Framework Programme 10 should have a stable and predictable budget, French research minister says

22 Feb 2024 | News

As the EU looks to shape its research and innovation policy to support the economy and strengthen the defence sector, Sylvie Retailleau calls for a ringfenced budget for FP10

Sylvie Retailleau, France's Minister of Higher Education and Research. Photo: European Union

France’s research minister Sylvie Retailleau is joining a growing chorus of politicians asking for an ironclad commitment from EU member states that the next framework research programme, FP10, will not have its budget taken to pieces to fund emerging priorities.

“Science needs a multiannual plan that is predictible and has budgetary stability,” Retailleau told Science|Business.

Speaking one day after the informal meeting of research ministers in La Hulpe last week, she said, “That is not to say that we do not move at all, but there needs to be a commitment for the main thrust of the programme.”

This call is not new, but adds to the clamour from policymakers and politicians advocating for a predictable and stable budget for EU research programmes. 

At the ministerial meeting last week, European research and innovation ministers and Commissioner Iliana Ivanova decried recent cuts to the Horizon Europe budget and raised the alarm for the upcoming FP10, calling on member states to safeguard the budget of the next framework programme for research, in the face of growing pressure to divert EU funds towards other priorities.

This comes after Horizon Europe, had its budget cut by €2.1 billion earlier this month, when member states agreed on a revision to the EU’s long-term budget to allow the bloc to unlock financial aid for war-torn Ukraine.

In addition, the Commission’s grand plan for a Strategic Technologies for Europe Platform (STEP) worth €10 billion had also fizzled out, after member states pushed for further cuts to be able to pay for Ukraine aid.

“Research cannot be considered one of the most fundamental levers for action, deployment, and also for the future of the EU, if the budget for the framework programme is under pressure or mishandled,” said Willy Borsus, vice president of Belgium’s Walloon government, during a press conference following the EU ministerial meeting.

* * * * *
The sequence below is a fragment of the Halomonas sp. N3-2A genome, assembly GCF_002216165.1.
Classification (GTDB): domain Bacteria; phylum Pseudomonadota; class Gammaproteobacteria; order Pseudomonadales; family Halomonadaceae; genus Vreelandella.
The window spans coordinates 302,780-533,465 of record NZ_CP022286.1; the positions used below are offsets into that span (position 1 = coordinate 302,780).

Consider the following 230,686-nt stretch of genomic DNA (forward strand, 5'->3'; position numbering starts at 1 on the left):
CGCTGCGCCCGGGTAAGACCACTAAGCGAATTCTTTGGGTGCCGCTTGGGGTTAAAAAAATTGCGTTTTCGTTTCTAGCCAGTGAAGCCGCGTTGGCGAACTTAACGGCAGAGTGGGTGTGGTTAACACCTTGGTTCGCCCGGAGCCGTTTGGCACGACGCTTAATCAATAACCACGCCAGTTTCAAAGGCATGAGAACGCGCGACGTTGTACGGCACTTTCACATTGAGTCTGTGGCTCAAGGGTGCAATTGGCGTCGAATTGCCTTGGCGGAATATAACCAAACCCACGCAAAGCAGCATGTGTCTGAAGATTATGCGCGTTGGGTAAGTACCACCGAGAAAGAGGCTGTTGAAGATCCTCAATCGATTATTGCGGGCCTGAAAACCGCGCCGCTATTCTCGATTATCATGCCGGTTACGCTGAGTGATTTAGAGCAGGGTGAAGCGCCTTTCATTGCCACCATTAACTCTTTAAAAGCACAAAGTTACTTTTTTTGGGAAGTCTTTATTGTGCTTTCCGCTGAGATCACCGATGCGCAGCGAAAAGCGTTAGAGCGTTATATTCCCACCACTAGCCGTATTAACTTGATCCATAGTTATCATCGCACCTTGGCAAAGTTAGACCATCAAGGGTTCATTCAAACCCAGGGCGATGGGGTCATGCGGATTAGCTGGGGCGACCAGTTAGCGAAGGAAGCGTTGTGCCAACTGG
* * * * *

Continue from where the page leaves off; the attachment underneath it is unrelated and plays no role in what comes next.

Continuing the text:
But, while the research bubble is convinced of this case, the message needs to get out to finance ministers and prime ministers. Leading MEP Christian Ehler has already urged research stakeholders to start lobbying heads of state and national governments for more money for FP10.

Retailleau said FP10 should have a strong budget and “position the programme as one of the main pillars for strengthening EU’s competitiveness.”

“We see in the history of the framework programme that there is a fight for keeping budgets aligned with the challenges,” she told Science|Business.

Ironically, less than a week after the Science|Business interview with Retailleau, the French government announced a €900 million cut to its research and higher education budget for 2024. This is part of a broader budget rejig of €10 billion to reduce the national debt, because the French economy is growing at a slower pace than projected.

If EU member states continue on the path of budget reductions for national research programmes, it is very likely that pressure will mount on EU programmes such as Horizon Europe and its successor, FP10. Paradoxically, member states also have a say on the budgets of EU programmes as well.

New and old priorities

In Retailleau view, FP10 should boost the budgets of the European Research Council (ERC) and the European Innovation Council (EIC). “It’s clear that we need to keep investments high,” she said.

However, she said the EU research Missions need some further work and to find a way to “unlock” their potential.

In addition to the usual negotiations on the structure of FP10 and which parts get what funding, another debate is brewing in the background.

The Commission recently suggested that FP10 could permit dual use research, ending a 40 year-long commitment to fund only civil research. Military R&D is now being funded separately through the European Defence Fund (EDF).

While the German government will face an uphill battle convincing academia to work on dual use projects, in France there is less stigma around military research. Many publicly-funded universities in Germany are likely to cite their academic freedom and so-called civil clauses that prevent them from working on military projects.

Meanwhile, in France, research institutions have a long history of working with the defence sector, and the Commission’s proposal does not seem controversial.   

“I think that academic freedom and the freedom of universities is something that we should not touch,” said Retailleau. However, dual use research is not “contradictory” to academic freedom, she noted. As former head of Paris-Saclay University,  Retailleau said she had “many teams that had contacts with the defence sector”.

Retailleau also noted that the EU needs to figure out how to maintain academic freedom and open science, while protecting intellectual property from foreign interference. That includes further training on research security.

French researchers who want to go abroad are being trained on patents, intellectual property and data sharing. “There is more awareness in all institutions,” she said. “We tell our researchers before going to China that it would be good not to take their computers with all their data.”

Never miss an update from Science|Business:   Newsletter sign-up